VANCOUVER – Alaska did not see any new mines commissioned or constructed in 2012, but an overview of the state’s year in mining and exploration from Avalon Development president Curt Freeman at Roundup in Vancouver showed that mining and exploration are certainly still alive and well.
Alaska is home to seven operating mines, including one coal operation, and there are five projects moving through the state’s permitting process. In terms of production zinc remains the state’s value leader, generating 40% of the state’s mineral-related value. Gold comes in second at 35%, followed by 9% for both silver and lead, 4% for peat, and 3% for sand and gravel.
Gold production in Alaska has been steadily climbing over the years and reached approximately 935,000 oz. last year. During the gold rush of 1906 Alaska churned out just over 1 million ounces of the yellow metal, so annual output has almost regained that one-time record high.
Despite all that gold, zinc still carries the day in Alaska and the Red Dog mine is a major reason why. Red Dog is a joint venture between Teck Resources and the NANA, a local Native corporation, and in the first nine months of 2012 the mine produced 437,000 tonnes of zinc and 62,000 tonnes of lead. That output enabled the mine to book net profits of US$352 million for the period.
Red Dog still has many years of defined resources, but there could well be much more yet to find. The deposits at Red Dog appear as tiny blips on the end of a huge magnetic anomaly, a scenario that prompted Freeman to comment, “The best is probably yet to come from this district.”
Kinross Gold’s Fort Knox mine also has lots of life left, as do Hecla Mining’s Greens Creek silver mine, Coeur d’Alene Metals’ Kensington gold operation, the Pogo gold mine now owned by Sumitomo Metal Mining, and Fire River Gold’s Nixon gold operation.
Exploration expenditures in the state in 2012 couldn’t meet the high bar set in 2011, when companies poured US$365 million into the ground. However, overall exploration spending of US$265 is not too shabby and as Freeman explained: “Good projects got money, though unfortunately smaller projects often did not.”
One good project represented almost half of that exploration spending: the Pebble gold project. As Freeman described it, “This project is a monster in anybody’s books.” Monster projects demand monster budgets, and Pebble got just that: in 2012 Northern Dynasty Minerals spent US$107 million at the site. One result of that investment was that explorers have now drilled more than 1 million metres at Pebble since the first hole in 1988.
Donlin Creek is another monster gold project in Alaska, this one co-owned by NovaGold Resources and Barrick Gold. In fact, Donlin’s 43 million oz. make it the biggest undeveloped gold deposit in the world. NovaGold and Barrick completed a final feasibility study in 2012, which enabled them to take some major steps through the permitting process. However, the project is not yet approved.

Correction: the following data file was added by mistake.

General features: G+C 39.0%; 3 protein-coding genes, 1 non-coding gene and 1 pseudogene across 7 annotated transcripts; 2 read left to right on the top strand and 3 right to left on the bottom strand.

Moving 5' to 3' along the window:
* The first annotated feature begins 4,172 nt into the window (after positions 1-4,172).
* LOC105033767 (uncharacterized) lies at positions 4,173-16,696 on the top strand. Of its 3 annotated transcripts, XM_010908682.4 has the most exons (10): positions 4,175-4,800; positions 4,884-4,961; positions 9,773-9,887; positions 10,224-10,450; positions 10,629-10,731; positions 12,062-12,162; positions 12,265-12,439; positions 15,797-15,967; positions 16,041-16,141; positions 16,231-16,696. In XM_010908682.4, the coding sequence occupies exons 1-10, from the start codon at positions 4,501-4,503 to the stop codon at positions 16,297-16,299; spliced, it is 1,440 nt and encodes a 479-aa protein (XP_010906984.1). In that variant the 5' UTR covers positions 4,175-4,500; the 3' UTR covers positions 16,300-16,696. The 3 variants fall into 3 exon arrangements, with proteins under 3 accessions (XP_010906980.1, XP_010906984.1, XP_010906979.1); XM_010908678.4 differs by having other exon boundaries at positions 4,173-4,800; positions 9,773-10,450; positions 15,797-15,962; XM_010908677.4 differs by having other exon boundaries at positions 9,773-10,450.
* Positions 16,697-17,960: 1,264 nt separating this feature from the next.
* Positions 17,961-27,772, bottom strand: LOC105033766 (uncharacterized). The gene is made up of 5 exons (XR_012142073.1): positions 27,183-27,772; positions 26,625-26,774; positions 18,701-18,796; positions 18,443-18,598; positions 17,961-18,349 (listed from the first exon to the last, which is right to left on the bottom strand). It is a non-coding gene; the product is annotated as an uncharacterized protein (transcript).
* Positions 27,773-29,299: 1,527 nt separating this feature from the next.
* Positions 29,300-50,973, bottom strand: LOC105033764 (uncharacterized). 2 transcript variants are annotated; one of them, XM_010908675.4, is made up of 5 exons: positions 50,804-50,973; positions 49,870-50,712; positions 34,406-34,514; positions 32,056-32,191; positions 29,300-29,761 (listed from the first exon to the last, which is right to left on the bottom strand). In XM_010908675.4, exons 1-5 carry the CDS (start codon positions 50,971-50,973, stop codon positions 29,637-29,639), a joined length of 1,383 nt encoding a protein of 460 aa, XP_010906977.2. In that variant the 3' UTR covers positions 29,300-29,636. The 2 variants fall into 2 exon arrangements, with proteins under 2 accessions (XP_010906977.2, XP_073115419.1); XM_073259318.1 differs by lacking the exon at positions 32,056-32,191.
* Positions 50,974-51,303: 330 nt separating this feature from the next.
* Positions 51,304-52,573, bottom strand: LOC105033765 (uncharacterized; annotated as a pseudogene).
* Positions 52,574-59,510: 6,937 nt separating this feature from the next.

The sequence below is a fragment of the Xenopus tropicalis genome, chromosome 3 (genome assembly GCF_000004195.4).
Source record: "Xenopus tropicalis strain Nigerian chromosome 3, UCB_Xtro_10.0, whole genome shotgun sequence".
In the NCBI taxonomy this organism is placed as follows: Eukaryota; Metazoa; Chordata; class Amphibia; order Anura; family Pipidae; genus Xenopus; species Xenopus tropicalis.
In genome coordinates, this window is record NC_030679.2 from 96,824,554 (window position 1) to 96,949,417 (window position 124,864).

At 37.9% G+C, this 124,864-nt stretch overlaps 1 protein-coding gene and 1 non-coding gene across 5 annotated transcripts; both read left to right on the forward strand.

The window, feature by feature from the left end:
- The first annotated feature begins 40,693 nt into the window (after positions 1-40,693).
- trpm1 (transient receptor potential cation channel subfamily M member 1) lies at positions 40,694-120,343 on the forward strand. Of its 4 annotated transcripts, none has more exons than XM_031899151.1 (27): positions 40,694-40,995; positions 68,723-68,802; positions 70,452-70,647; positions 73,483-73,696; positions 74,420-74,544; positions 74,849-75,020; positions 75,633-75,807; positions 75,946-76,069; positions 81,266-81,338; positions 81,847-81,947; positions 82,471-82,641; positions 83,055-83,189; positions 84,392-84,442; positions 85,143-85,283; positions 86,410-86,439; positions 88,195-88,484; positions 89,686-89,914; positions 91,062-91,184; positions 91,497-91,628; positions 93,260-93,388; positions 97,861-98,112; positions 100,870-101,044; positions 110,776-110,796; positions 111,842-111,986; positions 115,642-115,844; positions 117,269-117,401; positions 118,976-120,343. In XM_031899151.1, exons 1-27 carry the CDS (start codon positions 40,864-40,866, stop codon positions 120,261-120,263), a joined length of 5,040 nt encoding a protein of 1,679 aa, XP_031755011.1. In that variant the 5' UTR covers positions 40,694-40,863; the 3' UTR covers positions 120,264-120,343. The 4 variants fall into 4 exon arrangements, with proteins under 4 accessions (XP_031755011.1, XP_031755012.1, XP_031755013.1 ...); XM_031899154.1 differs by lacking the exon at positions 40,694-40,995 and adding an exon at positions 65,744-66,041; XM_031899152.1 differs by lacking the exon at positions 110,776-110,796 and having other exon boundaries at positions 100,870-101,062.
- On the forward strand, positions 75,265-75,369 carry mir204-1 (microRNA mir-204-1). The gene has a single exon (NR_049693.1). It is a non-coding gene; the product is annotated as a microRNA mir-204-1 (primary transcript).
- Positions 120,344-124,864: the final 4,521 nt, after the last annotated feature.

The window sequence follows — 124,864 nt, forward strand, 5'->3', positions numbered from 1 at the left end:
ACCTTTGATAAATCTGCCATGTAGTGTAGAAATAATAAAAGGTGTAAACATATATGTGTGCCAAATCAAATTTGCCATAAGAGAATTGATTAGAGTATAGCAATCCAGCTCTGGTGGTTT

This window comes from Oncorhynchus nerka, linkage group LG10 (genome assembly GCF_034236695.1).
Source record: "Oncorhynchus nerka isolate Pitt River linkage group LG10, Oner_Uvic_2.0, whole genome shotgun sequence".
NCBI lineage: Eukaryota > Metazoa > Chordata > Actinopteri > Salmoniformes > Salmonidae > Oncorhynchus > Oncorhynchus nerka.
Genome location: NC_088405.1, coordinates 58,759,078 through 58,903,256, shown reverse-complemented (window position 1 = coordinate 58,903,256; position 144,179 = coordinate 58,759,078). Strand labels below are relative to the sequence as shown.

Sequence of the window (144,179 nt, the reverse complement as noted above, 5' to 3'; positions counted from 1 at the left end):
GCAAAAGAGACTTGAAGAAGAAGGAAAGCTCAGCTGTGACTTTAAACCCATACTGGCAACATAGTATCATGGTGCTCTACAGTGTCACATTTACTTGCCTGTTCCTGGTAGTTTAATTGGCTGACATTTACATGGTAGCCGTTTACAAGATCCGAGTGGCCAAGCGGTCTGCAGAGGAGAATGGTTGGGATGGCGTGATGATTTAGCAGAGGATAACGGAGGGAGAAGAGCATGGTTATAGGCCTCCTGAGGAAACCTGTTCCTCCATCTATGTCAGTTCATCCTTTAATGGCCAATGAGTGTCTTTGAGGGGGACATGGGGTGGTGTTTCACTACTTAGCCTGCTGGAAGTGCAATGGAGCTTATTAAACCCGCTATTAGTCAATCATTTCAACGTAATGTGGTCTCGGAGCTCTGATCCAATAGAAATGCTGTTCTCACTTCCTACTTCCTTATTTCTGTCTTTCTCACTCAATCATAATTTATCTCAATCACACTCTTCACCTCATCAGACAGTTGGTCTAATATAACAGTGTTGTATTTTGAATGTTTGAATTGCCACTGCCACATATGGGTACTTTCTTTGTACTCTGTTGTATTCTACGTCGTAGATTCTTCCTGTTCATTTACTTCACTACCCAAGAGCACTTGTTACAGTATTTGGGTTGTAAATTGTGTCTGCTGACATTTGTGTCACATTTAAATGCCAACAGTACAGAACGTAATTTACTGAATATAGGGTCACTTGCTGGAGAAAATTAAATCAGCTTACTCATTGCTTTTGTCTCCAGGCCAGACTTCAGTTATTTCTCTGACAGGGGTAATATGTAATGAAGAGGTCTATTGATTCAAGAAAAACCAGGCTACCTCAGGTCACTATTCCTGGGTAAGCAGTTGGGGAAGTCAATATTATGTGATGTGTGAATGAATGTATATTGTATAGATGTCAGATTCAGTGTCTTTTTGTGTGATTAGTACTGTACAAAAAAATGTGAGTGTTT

Other project achievements of note included Freegold Ventures increasing the size of the gold deposit at its Golden Summit project by some 250%. “That project earned the distinction of adding the most ounces in one go,” said Freeman.
Freeman earmarked the Tetlin copper-gold project as the best discovery of the year in Alaska. Owned by US-listed Contango ORE, the Tetlin discovery is a story of classic geology – prospecting, sampling, surveying, and finally drilling to produce high gold grades over substantial widths.
Nova Copper also produced some “spectacular results” at its Bornite project, according to Freeman. The company drill-tested a new prospect just outside of the main zone at Bornite and produced a slew of high-grad hits, such as 47 metres of 2.7% copper.
Explorers in the state were likely heartened to hear the Alaskan state announce two mining-oriented initiatives in the state in 2012. First, the state is trying to streamline its permitting process, with the goal of a one-stop permitting shop. That goal is still a little ways off, but steps are being taken to simplify the system.
Second, the state government is funding Roads to Resources, a program tasked with building two major roads intended to increase accessibility for mineral explorers and developers. One road will run through the Ambler; the other will cut across the Central region.
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